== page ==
Once you’ve worked your way through your chosen credit repair books, the credit education bug may have hit. If you have a thirst for all things credit, from knowing what’s what to leveraging your current actions to best improve your score, the following e-courses, podcasts and credit repair blogs are here to serve.
The Better Credit Blog covers everything from credit repair tips to secured credit cards to build credit. But it doesn’t stop there: you can ask questions of your own, review articles on topics like debt settlement and collections, check out credit letters, and more. Basically, if you have not-so-good credit but would like better-than-average credit, this blog has plenty of free resources to help get you there.
26. Credit.com Blog
What else could you expect from Credit.com but an awesome blog about repairing and rebuilding good credit? We love that the blog goes deeper than most of its peers, offering up not only daily (yes, daily) blog posts, but also insightful news & current events, credit advice, and credit repair tools.
27. Credit eCourse
Jeanne Kelly, a credit coach, offers a free ecourse on building (or rebuilding) your good credit. All you need is an email to sign up, and she’ll send you easily digestible lessons on how to build solid credit. Her tips, techniques and tricks are not unique, but the ecourse format is well paced and simple to follow.
Credit Karma is a credit monitoring service with an awesome blog. (Makes sense, since their services are mostly free they don’t pressure you to buy anything.) The posts are broken down into three main categories: credit scores, credit news & trends, and Credit Karma. Often, they’ll invite readers to, or recap their regular Tweetchats (real-time conversations via Twitter).
If you want to learn about credit via inbox, check out Credit Sesame’s excellent blog. They post almost daily on topics related to credit cards, home & auto loans, ID theft, credit scores, and related topics. They also cover current events, for example recent online security breaches, and discuss how these affect your finances and credit.
From About Money comes the Debt Diet eCourse, a sometimes fun, always helpful online class on getting debt under control and improving your credit. The course includes five week-long modules, which are references to factual articles. The lesson-by-lesson, week-by-week format makes debt and credit repair a bit more palatable, and the topics are absolutely spot on.
Steve Rhode is the Get Out of Debt Guy, and his site is an awesome resource for consumers. Ask questions, report scams, submit your own tips, and read up on almost everything debt and credit. The site is supported by consumer attorneys, so there’s lots of free legal advice, and you can even get a free debt consultation from Rhode himself.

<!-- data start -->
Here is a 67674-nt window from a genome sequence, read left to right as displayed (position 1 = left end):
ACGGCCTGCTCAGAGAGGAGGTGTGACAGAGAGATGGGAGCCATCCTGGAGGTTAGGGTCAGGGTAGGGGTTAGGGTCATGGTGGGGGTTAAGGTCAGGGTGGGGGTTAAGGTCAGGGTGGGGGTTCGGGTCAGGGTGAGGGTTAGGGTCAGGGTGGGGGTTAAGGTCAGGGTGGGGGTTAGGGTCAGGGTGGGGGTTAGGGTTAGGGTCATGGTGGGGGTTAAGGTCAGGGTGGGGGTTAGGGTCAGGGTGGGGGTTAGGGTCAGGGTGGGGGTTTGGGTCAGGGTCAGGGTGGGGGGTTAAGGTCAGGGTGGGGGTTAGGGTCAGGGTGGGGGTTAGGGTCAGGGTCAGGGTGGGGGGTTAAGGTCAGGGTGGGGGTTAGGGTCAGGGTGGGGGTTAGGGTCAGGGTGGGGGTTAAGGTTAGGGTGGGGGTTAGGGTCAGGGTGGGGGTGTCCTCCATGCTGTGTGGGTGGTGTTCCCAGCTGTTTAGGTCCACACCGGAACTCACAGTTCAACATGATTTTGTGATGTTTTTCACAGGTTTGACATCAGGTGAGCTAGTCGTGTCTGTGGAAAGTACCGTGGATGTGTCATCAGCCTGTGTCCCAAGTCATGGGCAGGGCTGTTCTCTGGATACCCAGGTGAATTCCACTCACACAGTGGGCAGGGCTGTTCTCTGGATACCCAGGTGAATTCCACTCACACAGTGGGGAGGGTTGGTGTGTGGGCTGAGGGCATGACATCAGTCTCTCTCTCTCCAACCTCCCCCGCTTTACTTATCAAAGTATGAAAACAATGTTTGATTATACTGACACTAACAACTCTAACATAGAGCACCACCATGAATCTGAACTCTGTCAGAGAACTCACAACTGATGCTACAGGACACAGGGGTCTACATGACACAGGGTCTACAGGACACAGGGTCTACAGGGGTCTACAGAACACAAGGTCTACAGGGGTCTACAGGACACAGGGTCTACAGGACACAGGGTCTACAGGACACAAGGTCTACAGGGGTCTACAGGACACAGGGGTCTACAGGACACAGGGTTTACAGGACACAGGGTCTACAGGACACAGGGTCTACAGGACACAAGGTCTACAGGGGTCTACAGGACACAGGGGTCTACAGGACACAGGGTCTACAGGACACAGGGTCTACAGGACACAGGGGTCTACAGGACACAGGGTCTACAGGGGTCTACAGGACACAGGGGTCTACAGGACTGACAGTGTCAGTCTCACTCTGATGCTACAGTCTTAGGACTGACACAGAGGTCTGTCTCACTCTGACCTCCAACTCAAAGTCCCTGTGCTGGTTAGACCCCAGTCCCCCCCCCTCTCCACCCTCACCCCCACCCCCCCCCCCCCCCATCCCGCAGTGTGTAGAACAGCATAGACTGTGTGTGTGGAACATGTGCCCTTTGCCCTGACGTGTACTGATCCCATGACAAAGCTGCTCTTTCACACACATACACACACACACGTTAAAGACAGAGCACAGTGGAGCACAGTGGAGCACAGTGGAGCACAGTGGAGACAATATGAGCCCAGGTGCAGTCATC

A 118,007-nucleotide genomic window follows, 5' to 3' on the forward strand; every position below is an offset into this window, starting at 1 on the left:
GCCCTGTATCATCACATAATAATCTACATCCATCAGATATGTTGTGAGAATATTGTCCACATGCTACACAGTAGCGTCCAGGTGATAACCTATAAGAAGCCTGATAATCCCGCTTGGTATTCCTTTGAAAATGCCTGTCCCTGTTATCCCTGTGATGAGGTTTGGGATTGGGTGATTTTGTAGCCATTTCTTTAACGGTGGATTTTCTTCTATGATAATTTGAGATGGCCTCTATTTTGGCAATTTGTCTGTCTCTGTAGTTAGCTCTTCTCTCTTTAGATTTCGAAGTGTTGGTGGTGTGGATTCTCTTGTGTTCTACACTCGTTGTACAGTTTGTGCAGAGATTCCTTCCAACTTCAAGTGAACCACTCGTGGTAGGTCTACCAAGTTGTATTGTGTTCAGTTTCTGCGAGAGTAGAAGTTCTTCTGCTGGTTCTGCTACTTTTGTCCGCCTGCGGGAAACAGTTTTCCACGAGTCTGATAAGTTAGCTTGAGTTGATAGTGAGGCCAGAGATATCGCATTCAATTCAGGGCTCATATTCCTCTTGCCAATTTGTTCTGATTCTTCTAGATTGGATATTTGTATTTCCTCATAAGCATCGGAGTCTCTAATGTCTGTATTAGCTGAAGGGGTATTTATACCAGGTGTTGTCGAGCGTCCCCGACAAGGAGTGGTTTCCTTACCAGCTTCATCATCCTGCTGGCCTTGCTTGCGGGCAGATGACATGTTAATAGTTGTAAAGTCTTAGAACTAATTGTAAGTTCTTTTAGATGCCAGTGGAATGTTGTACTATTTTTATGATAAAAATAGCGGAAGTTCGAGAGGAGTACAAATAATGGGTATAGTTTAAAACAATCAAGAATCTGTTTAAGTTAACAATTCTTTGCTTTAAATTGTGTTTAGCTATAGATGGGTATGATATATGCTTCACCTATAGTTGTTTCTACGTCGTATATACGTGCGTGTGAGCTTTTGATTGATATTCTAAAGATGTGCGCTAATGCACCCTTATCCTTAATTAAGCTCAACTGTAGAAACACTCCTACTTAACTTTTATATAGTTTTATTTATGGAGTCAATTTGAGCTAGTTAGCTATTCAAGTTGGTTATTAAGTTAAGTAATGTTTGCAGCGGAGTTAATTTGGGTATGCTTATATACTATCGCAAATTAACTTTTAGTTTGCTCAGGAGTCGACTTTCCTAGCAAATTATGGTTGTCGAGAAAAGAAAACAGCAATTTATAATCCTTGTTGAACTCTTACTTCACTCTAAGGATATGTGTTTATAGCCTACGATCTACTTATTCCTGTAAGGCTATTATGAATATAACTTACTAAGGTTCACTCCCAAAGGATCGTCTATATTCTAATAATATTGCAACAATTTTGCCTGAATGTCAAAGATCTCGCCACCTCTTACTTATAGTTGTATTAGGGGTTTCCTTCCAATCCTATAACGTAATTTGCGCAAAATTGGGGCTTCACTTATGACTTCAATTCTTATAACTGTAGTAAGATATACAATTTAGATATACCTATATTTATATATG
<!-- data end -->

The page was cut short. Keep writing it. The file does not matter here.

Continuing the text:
From About.com comes this free, 8-part tutorial on how to repair your credit. The focus is on DIY credit repair, and despite the 8-part format, the course is fast, simple and easy to follow. Think of it as a primer to credit repair – something to get you started before you dig deeper into the world of better credit.
One of the most popular personal finance podcasts out there, Listen Money Matters covers a lot of important ground. What’s better, they know how to have fun while they’re at it. Granted, this isn’t a podcast for the faint of humor: the hosts aren’t afraid to curse – the “raw” and “uncensored” personal finance podcast’s tagline is manage your money like a badass – and they readily exchange their knowledge for beer [money]. But this infusion of personality is one of the reasons we love the show.
34. Mint Life
Fresh from Mint.com comes the Mint Life blog. Since the company offers personal finance software, their blog obviously covers topics beyond standard credit building and repair. And that’s a good thing – Mint’s how-tos, consumer IQ posts, and financial planning advice is absolutely golden for learning how to manage your money and, in the process, build solid credit.
NPR’s Planet Money podcast isn’t strictly about credit repair; rather, it’s about all things personal finance and money. But stay with us for a moment, because the truth is, if you’re going to have good credit, you have to be good with money. This excellent and long-running podcast seeks to help you do the latter, talking about all things money and some things personal finance. This podcast, though excellent, is definitely one we’d recommend you explore after you’ve taken the first steps toward credit repair.
ReadyForZero makes a debt management app, so it’s no surprise that the company also operates a solid blog about credit repair and credit building. Some of the posts are promotional, but most of the content is factual and useful: there are topics on getting out of debt, debt consolidation, proper budgeting, credit card debt, your credit score, various loans, and more.